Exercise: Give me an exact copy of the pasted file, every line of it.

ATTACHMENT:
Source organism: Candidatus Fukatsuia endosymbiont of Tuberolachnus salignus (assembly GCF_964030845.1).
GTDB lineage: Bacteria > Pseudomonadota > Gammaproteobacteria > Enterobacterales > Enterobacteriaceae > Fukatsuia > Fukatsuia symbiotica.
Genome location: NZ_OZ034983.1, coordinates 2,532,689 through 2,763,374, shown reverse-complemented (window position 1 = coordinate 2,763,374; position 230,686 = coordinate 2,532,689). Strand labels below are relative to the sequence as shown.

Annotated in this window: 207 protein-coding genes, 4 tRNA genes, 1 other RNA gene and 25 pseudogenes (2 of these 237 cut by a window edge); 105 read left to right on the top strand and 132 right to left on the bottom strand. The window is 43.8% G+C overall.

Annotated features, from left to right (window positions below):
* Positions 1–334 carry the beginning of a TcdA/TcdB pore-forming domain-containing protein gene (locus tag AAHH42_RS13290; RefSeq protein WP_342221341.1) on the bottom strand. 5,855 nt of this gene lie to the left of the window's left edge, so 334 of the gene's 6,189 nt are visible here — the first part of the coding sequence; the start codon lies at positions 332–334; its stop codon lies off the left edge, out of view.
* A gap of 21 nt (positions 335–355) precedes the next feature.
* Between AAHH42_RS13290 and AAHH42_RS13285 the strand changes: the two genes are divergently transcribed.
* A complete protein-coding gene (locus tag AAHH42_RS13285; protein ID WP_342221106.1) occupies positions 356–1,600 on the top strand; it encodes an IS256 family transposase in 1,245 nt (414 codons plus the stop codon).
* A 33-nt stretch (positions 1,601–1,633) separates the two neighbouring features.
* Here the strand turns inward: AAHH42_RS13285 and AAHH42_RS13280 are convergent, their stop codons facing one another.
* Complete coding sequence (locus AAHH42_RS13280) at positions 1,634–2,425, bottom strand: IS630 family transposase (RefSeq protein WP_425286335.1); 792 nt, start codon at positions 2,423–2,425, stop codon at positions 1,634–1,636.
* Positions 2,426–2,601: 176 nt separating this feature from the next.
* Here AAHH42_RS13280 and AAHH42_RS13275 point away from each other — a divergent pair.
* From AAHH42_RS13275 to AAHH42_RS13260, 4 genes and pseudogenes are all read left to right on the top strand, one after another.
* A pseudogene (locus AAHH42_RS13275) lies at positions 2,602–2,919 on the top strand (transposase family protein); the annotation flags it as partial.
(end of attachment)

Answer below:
Source organism: Candidatus Fukatsuia endosymbiont of Tuberolachnus salignus (assembly GCF_964030845.1).
GTDB lineage: Bacteria > Pseudomonadota > Gammaproteobacteria > Enterobacterales > Enterobacteriaceae > Fukatsuia > Fukatsuia symbiotica.
Genome location: NZ_OZ034983.1, coordinates 2,532,689 through 2,763,374, shown reverse-complemented (window position 1 = coordinate 2,763,374; position 230,686 = coordinate 2,532,689). Strand labels below are relative to the sequence as shown.

Annotated in this window: 207 protein-coding genes, 4 tRNA genes, 1 other RNA gene and 25 pseudogenes (2 of these 237 cut by a window edge); 105 read left to right on the top strand and 132 right to left on the bottom strand. The window is 43.8% G+C overall.

Annotated features, from left to right (window positions below):
* Positions 1–334 carry the beginning of a TcdA/TcdB pore-forming domain-containing protein gene (locus tag AAHH42_RS13290; RefSeq protein WP_342221341.1) on the bottom strand. 5,855 nt of this gene lie to the left of the window's left edge, so 334 of the gene's 6,189 nt are visible here — the first part of the coding sequence; the start codon lies at positions 332–334; its stop codon lies off the left edge, out of view.
* A gap of 21 nt (positions 335–355) precedes the next feature.
* Between AAHH42_RS13290 and AAHH42_RS13285 the strand changes: the two genes are divergently transcribed.
* A complete protein-coding gene (locus tag AAHH42_RS13285; protein ID WP_342221106.1) occupies positions 356–1,600 on the top strand; it encodes an IS256 family transposase in 1,245 nt (414 codons plus the stop codon).
* A 33-nt stretch (positions 1,601–1,633) separates the two neighbouring features.
* Here the strand turns inward: AAHH42_RS13285 and AAHH42_RS13280 are convergent, their stop codons facing one another.
* Complete coding sequence (locus AAHH42_RS13280) at positions 1,634–2,425, bottom strand: IS630 family transposase (RefSeq protein WP_425286335.1); 792 nt, start codon at positions 2,423–2,425, stop codon at positions 1,634–1,636.
* Positions 2,426–2,601: 176 nt separating this feature from the next.
* Here AAHH42_RS13280 and AAHH42_RS13275 point away from each other — a divergent pair.
* From AAHH42_RS13275 to AAHH42_RS13260, 4 genes and pseudogenes are all read left to right on the top strand, one after another.
* A pseudogene (locus AAHH42_RS13275) lies at positions 2,602–2,919 on the top strand (transposase family protein); the annotation flags it as partial.